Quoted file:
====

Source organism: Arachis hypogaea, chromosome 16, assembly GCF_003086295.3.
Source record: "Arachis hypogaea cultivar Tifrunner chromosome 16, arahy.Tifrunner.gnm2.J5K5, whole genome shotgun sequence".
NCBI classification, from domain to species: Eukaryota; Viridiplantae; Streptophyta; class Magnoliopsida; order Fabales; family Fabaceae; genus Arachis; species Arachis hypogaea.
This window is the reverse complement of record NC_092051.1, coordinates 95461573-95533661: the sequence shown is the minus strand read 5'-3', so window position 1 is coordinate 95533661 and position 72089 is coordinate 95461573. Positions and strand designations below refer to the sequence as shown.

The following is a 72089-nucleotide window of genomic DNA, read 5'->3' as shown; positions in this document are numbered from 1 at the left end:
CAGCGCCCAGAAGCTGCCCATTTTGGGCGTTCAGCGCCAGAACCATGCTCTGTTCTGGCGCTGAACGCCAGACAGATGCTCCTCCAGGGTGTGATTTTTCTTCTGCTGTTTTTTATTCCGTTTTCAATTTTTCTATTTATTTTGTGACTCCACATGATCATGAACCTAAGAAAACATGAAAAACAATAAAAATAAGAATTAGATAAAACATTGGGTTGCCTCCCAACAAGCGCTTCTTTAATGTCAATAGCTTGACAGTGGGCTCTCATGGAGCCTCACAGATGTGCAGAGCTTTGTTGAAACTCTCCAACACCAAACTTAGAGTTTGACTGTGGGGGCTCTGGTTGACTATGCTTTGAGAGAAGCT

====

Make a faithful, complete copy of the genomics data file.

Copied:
Source organism: Arachis hypogaea, chromosome 16, assembly GCF_003086295.3.
Source record: "Arachis hypogaea cultivar Tifrunner chromosome 16, arahy.Tifrunner.gnm2.J5K5, whole genome shotgun sequence".
NCBI classification, from domain to species: Eukaryota; Viridiplantae; Streptophyta; class Magnoliopsida; order Fabales; family Fabaceae; genus Arachis; species Arachis hypogaea.
This window is the reverse complement of record NC_092051.1, coordinates 95461573-95533661: the sequence shown is the minus strand read 5'-3', so window position 1 is coordinate 95533661 and position 72089 is coordinate 95461573. Positions and strand designations below refer to the sequence as shown.

The following is a 72089-nucleotide window of genomic DNA, read 5'->3' as shown; positions in this document are numbered from 1 at the left end:
CAGCGCCCAGAAGCTGCCCATTTTGGGCGTTCAGCGCCAGAACCATGCTCTGTTCTGGCGCTGAACGCCAGACAGATGCTCCTCCAGGGTGTGATTTTTCTTCTGCTGTTTTTTATTCCGTTTTCAATTTTTCTATTTATTTTGTGACTCCACATGATCATGAACCTAAGAAAACATGAAAAACAATAAAAATAAGAATTAGATAAAACATTGGGTTGCCTCCCAACAAGCGCTTCTTTAATGTCAATAGCTTGACAGTGGGCTCTCATGGAGCCTCACAGATGTGCAGAGCTTTGTTGAAACTCTCCAACACCAAACTTAGAGTTTGACTGTGGGGGCTCTGGTTGACTATGCTTTGAGAGAAGCT